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Sustainability Events

The Inverse Texture Effect: A Neglected Idea in Dryland Ecohydrology

Global Drylands Center
Wednesday, November 28, 2018
3:00 - 4:00 p.m.

William Laurenroth

  • School of Forestry and Environmental Studies, Yale University

The inverse texture effect is often described as a fundamental characteristic of dryland ecosystems. Walter and Noy-Meir described it in the 1970s and since then little has been done beyond treating it as though it were indeed a fundamental characteristic. How much do we really know about it? This seminar will...

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Hugh Hanson Seminar: Frontiers in the Assessment of Global Funding for Biodiversity Conservation

Biodiversity Outcomes Global Drylands Center
Wednesday, April 25, 2018
3:00 - 4:00 p.m.

Daniel Miller

  • Assistant Professor, Natural Resources and Environmental Sciences, University of Illinois at Urbana-Champaign

Funding for biodiversity is critical to achieving international conservation and sustainable development goals. However, investment decisions are hindered by lack of information on financial flows and considerable uncertainty over the likely impact of conservation spending. Miller will share results from recent research on both the allocation and effectiveness of international...

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Looking for a Pulse in Dryland Ecosystems: Evaluating the Pulse Dynamics Paradigm Forty Years after its Creation

Global Drylands Center
April 10 - 13, 2018

Dryland ecosystems are characterized by infrequent and variable precipitation and, in his seminal 1973 paper, Noy-Meir proposed hypotheses that placed dryland ecosystem controls into a ‘pulse dynamics’ framework. This framework has become a central tenet for dryland ecology and, while it has been frequently cited and built upon, the paradigm...

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The Hidden Invasive Species: The Multiple Roles of Native Invasive Plants

Global Drylands Center
Wednesday, February 28, 2018
3:00 - 4:00 p.m.

David Ward

  • Herrick Endowed Chair of Plant Biology, Kent State University

Plant species redistribution can be caused by invasion of species from other countries and by encroachment or range expansion of native species (native invasives). An effective strategy for studying native invasives is to use a number of approaches that include use of fixed-point photographs and sequential aerial photographs. In a...

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Optimizing Urban Irrigation Schemes for the Trade-off between Energy and Water Consumption

Sustainability@ASU Global Drylands Center
Wednesday, November 29, 2017
12:00 - 1:00 p.m.

Zhihua Wang

  • Assistant Professor, School of Sustainable Engineering and the Built Environment

Irrigation of green spaces in cities helps to reduce thermal stress and building energy consumption in hot seasons, but requires an intricate balance between energy and water resource usage. In this study, a cutting-edge urban canopy model is applied to assess the impact of a variety of controlled irrigation schemes...

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Global Drylands Center Director Osvaldo Sala Speaks at "In the Green Room"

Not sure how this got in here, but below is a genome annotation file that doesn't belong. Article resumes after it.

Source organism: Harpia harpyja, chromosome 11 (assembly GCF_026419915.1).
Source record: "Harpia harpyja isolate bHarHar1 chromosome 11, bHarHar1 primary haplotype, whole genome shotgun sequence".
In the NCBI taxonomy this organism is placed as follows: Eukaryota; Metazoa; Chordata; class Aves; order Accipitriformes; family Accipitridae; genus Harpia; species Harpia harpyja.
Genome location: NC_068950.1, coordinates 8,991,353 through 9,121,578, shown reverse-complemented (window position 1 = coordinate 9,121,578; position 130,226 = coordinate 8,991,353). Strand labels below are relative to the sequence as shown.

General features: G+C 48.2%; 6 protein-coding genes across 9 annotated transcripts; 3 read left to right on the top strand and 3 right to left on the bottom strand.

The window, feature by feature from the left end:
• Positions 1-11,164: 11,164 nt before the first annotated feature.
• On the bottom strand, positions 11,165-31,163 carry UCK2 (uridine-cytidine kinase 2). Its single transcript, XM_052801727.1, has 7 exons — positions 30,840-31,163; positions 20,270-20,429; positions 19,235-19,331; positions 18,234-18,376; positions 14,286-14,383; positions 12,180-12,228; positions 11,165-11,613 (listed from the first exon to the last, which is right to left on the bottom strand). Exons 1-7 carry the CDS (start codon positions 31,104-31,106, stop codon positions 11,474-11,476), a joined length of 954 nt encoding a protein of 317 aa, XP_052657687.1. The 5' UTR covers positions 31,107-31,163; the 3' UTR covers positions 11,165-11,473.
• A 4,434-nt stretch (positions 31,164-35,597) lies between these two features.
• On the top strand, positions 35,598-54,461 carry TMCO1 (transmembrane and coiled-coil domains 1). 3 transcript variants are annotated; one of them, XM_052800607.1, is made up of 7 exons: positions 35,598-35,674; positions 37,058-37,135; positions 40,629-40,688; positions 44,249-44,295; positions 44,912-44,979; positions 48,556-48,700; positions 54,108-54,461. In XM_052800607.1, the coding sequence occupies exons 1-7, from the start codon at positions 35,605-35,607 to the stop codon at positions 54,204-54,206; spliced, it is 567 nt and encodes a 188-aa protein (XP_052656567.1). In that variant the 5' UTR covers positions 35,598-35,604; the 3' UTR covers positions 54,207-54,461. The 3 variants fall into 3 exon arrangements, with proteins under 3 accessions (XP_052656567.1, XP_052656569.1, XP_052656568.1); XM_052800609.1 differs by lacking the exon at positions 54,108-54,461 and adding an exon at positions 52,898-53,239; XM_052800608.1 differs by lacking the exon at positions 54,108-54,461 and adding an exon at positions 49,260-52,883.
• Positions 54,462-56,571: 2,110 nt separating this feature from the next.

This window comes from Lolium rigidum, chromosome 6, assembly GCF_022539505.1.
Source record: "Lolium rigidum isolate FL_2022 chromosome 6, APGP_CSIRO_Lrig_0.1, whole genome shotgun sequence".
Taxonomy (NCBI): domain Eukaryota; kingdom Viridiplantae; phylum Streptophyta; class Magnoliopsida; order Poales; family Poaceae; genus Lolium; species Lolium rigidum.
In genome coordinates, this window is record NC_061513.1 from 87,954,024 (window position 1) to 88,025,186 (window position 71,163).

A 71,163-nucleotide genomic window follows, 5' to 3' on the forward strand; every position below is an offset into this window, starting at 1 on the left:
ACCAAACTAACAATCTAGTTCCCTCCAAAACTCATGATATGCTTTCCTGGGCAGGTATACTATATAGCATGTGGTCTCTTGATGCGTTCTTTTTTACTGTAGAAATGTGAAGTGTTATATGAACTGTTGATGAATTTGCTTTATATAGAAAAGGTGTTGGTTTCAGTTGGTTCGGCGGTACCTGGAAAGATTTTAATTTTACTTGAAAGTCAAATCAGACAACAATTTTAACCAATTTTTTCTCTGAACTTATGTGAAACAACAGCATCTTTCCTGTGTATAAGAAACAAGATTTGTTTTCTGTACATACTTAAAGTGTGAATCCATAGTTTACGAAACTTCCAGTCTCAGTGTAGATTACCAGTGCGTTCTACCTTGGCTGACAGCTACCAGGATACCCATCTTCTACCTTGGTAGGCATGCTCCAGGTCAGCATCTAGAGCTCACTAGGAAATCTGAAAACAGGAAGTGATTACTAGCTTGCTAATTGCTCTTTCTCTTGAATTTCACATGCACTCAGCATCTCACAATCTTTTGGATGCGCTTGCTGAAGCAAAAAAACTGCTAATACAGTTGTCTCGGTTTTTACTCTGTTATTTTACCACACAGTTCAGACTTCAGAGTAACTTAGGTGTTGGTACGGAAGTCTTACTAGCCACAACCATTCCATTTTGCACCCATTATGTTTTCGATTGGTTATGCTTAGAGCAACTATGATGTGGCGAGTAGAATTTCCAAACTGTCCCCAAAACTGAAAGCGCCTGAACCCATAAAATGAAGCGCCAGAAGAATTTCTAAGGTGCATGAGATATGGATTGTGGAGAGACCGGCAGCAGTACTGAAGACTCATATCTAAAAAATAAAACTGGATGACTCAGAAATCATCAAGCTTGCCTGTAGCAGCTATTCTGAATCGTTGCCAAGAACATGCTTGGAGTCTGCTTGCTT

Global Drylands Center Sustainability@ASU
Tuesday, November 28, 2017
6:00 - 7:00 p.m.MST

Osvaldo Sala

  • Director, Global Drylands Center

Director Sala is visiting, “In the Green Room”, a radio show dedicated to inspire and engage everyone towards a more sustainable way of living. Dr. Sala will be talking about the Global Drylands Center and how it will become a world leading institution in discovery and education working towards a...

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Second Gathering ASU-CICESE

Global Drylands Center
Thursday-Friday, November 9-10, 2017
8:30 a.m.

In an effort to fuel trans-border scientific collaboration, a group of fellow scientists from CICESE (Centro de investigación científica y de educación superior de Ensenada) visit ASU for the second ASU-CICESE gathering. This event, cross-sponsored by different centers and schools, tackles topics of interest for these two institutions embedded in...

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PhD Defense: Deep Percolation in Arid Piedmont Watersheds and its Sensitivity to Ecosystem Change

Global Drylands Center
Thursday, November 2, 2017
3:00 p.m.

Adam Schreiner-McGraw

  • PhD Candidate, School of Earth and Space Exploration


Distributed model simulations quantified deep percolation produced during the streamflow generation process in a first-order watershed, and indicated that it plays a significant role in moderating the production of streamflow. Sensitivity analyses revealed that hillslope properties control the amount of rainfall necessary to initiate percolation while channel properties control the...

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Multiscale Spatial and Temporal Statistical Properties of Rainfall in Central Arizona

Global Drylands Center Sustainability@ASU
Wednesday, October 4, 2017
12:00 - 1:00 p.m.

Giuseppe Mascaro

  • Assistant Professor, School of Sustainable Engineering and the Built Environment

The statistical properties of the rainfall regime in central Arizona were investigated using observations from the early 1980s of the Flood Control District of Maricopa County network, currently consisting of 310 gauges ranging in elevation from 220 to 2325 m MSL. A set of techniques was applied to analyze the...

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